How often do you need to change transmission fluid? The frequency at which you can replace your transmission oil is determined by your vehicle and driving style. Transmission oil changes are recommended from every 30,000 miles (48,000 km) to never. Yes, you read that right: never! Here are a few pointers for deciding how often you can replace your transmission oil.
How often do you need to change transmission fluid? Consult the owner’s manual!
OEM guidelines on how frequently to replace automatic transmission fluid span a broad mileage range, based on the model, make, and year. Furthermore, if the driving style is similar to those of the majority of motorists and falls into the “severe” category (hauling, towing, regular short trips of less than 10 miles, etc.), many original equipment manufacturers recommend replacing transmission oil more regularly.
It is important to follow the instructions of your owner’s manual. It will have servicing advice, usually in the form of a table in the back of the manual. Many original equipment manufacturers make digital owner’s manuals available online, so if you’ve misplaced yours, try a fast online search.
It is now time for a quick note on “filled-for-life” transmissions.
They’re getting more popular as OEMs look for ways to save drivers money on unnecessary maintenance. They seem to be all positive, but it is critical to replace the transmission oil in these units, particularly if you haul or tow.
They’re expected to last the life of the vehicle, but suppose that the transmission stops working after the warranty expires? This will surely result in quite a hefty bill. Proactively replace the fluid at least once during your transmission’s lifespan.
How many of us faithfully obey the instructions in our owner’s manuals to the letter? Many drivers utterly disregard their transmission until it starts to turn harshly, shake, or pause. Isn’t it true that what’s out of sight, is out of mind?
This is not a good thing, particularly if you haul or tow.
Heat destroys transmissions
Transmission oil oxidizes over time (breaks down chemically). The process is accelerated by the high heat produced by hauling and towing. Transmission fluid breakdown can result in the formation of varnish and sludge, which clogs small oil passages and leads to clutch glazing. Your vehicle could soon begin to shift poorly.
Wouldn’t it be nice in these scenarios to use a transmission oil designed with backup heat control in case your busy schedule interferes with being able to follow the recommended maintenance?
Heat protection should be reserved
The built-in reserve security in AMSOIL Signature Series Synthetic Automatic Transmission Fluid allows it to last twice as long as the original equipment manufacturer’s severe-service drain interval. That translates to you being certain that your transmission is safe, even if servicing has to be delayed.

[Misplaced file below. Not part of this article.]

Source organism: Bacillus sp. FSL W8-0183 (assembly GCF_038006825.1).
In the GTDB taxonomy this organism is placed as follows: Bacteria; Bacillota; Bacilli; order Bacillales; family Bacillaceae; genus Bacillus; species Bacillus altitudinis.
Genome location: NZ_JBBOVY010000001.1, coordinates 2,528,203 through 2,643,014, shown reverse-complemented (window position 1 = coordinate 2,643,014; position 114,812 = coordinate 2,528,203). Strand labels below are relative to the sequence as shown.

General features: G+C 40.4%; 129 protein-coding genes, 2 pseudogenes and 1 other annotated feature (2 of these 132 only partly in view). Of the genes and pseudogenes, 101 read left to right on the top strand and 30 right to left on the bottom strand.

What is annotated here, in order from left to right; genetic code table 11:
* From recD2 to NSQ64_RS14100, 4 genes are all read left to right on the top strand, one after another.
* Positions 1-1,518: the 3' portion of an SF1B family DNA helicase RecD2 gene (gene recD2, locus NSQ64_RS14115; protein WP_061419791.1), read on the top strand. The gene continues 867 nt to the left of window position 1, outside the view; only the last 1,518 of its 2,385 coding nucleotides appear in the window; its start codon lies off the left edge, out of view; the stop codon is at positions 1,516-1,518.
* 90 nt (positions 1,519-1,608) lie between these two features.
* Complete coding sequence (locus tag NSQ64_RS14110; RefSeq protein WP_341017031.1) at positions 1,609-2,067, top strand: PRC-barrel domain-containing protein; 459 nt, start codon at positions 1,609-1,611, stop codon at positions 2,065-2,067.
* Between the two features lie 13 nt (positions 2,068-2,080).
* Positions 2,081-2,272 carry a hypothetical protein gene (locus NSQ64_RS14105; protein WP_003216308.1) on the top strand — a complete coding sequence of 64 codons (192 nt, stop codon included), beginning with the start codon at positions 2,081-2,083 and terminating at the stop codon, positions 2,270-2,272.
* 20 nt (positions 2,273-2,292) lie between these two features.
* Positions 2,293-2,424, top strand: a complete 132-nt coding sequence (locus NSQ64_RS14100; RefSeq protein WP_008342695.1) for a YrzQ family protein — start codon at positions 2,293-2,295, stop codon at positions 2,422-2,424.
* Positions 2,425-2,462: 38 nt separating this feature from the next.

Symptoms of transmission fluid depletion
Bad shifting is caused by more than just heat. Low transmission fluid can also cause a variety of issues, like…
- Unreliable, jerky shifts
- Higher transmission temperatures
Bad shifting = low fluid
Transmission fluid performs many important functions, one of which is to behave as a hydraulic oil to allow shifting. As the processor in the vehicle instructs the transmission to shift gears, hydraulic friction (provided by the oil) squeezes a set of plates together within a clutch pack to link the engine to the transmission output shaft and direct energy to the wheels.
Due to a lack of fluid, the transmission oil pump can draw air into its inlet. As fluid and air combine, foam is formed, which decreases hydraulic pressure and interferes with the smooth, steady shifts you want while driving.
Depleted transmission oil will also prevent the torque converter from fully loading, resulting in reduced torque transfer, delay, and wasted power. In extreme situations, the vehicle will not even move until the engine is revved up.
How much transmission oil will I require?
The amount of transmission oil needed by your vehicle varies from 8-9 quarts for smaller passenger vehicles to more than 20 quarts for large trucks.
Check your user’s manual for transmission fluid capacity, just as you would for deciding how often to replace transmission fluid.
You may also consult the AMSOIL Product Guide, which details how much transmission fluid is needed for most models and makes.
Depleted transmission oil levels can lead to wear
Transmission oil lubricates the clutch plates, seals, and gears. It creates a protective barrier between meshing gear teeth, preventing metal-to-metal interaction and reducing wear. It aids in the prevention of clutch plate wear, which causes major friction during gear shifts. The fluid also keeps seals pliable and lubricates them, preventing them from drying out and leaking. Following is an overview of all the tasks that transmissions must complete.
Low fluid levels can prevent the development of a solid, consistent lubricating film on parts, resulting in premature wear. When foam bubbles migrate between gear teeth, they may collapse, causing metal-to-metal contact and accelerating wear.
Examine your transmission oil
Check the fluid level once a month to guarantee that the vehicle is operating – and shifting – at maximum efficiency. If the fluid level is regularly low, take it to a mechanic to figure out why and get it repaired.
Hopefully this blog post has helped you answer the question “how often do you need to change transmission fluid?” Happy shifting!